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California Begins Testing Digital License Plates in Sacramento

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License Plates

Photo: Pixabay

In January of last year, digital license plates made headlines here at The News Wheel after a company called rPlate™ debuted its technology at the Detroit Auto Show. Over a year later, digital license plates are more than just a concept — they’re rolling out onto the streets of Sacramento, California, in a new pilot program pushed by Reviver Auto.

With new privacy policy notices being sent out left and right, and digital technology creating ways for your car to be hacked, the idea of a digital license plate may leave you on the edge of your seat. Messages on these digital license plates can be changed remotely, taking away some of the driver’s control over the messaging. However, assuming producers take all of the proper privacy and safety precautions, there are a lot of benefits to digital license plates.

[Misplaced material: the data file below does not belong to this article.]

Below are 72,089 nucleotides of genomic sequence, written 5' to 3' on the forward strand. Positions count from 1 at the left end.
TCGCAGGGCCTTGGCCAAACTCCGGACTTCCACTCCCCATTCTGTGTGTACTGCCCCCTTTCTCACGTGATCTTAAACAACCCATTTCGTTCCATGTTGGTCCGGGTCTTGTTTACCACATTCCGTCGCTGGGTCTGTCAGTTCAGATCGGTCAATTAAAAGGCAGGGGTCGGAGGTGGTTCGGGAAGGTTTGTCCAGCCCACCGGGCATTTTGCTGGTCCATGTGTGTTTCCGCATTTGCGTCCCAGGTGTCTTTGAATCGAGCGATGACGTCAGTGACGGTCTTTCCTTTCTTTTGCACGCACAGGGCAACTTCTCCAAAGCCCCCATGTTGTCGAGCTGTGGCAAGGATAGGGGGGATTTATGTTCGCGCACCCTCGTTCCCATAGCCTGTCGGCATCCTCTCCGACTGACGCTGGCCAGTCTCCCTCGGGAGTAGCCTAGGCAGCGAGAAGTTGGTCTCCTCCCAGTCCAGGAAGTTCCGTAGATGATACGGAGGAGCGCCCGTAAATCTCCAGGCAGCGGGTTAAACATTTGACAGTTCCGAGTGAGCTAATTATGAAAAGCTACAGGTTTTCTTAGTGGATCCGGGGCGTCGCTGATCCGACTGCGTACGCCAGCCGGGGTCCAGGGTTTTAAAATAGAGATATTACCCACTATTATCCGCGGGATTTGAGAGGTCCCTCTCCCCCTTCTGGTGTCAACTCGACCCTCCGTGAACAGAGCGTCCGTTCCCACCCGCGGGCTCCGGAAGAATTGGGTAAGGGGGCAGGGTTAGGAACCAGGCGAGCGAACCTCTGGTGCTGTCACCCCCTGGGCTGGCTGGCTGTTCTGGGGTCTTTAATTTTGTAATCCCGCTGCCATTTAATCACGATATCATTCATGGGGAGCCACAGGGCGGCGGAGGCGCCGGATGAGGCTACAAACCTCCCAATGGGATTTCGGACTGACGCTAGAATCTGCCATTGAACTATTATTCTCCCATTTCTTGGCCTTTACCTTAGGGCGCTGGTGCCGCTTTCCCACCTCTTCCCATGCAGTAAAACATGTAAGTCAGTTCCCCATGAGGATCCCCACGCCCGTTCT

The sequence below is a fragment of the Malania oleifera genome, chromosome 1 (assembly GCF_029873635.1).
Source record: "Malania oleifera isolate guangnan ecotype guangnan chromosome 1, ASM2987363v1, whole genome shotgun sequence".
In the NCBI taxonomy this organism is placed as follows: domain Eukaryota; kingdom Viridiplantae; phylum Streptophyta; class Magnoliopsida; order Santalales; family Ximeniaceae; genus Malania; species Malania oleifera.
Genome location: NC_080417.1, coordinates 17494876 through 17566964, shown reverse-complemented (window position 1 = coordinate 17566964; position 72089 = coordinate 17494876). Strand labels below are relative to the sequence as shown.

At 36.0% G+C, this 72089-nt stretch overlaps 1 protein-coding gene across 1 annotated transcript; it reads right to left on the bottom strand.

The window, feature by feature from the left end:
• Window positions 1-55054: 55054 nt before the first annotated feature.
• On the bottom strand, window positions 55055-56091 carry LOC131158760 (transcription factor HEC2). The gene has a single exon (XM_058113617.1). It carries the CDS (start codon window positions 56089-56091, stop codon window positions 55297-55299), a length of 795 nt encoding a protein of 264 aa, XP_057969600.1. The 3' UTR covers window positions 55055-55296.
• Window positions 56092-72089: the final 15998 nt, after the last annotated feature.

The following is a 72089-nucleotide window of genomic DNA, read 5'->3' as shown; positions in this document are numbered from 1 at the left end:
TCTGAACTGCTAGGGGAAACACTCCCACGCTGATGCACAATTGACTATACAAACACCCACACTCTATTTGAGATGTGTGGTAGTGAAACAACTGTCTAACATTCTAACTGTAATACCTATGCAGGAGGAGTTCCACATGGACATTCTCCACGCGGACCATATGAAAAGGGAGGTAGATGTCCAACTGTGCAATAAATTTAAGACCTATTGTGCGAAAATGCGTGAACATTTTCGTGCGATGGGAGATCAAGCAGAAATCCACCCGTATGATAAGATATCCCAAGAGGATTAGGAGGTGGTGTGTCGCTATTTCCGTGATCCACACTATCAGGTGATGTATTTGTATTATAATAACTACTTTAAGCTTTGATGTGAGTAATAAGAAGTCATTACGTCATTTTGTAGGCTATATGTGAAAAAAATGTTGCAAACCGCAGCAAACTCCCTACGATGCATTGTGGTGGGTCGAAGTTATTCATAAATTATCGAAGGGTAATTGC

Let’s start with stolen vehicles. If your car is stolen and has a digital license plate, you would be able to file a report and police would display the word “Stolen” across the top of the license plate. Any vehicles nearby would be able to see the “Stolen” notification on the digital plate and report the vehicle’s location to police. The process would be similar for Amber Alerts, notifying nearby drivers that an Amber Alert has been issued for that particular vehicle.

The downside to this program? It’s expensive. The digital license plates will be priced at $699 a piece, not including the installation fee, with an additional $7 monthly fee to keep the digital plates active. The high price isn’t all that surprising; technology is often overpriced at its debut, especially with all-new concepts such as this one. The plates must be purchased through a car dealership rather than the Department of Motor Vehicles.

While this pilot program is just beginning in Sacramento, Reviver Auto is already looking to expand the program outside California’s borders. If successful, this could lead to an all-new process of registering and transferring ownership of vehicles.

News Sources: CNN, Los Angeles Times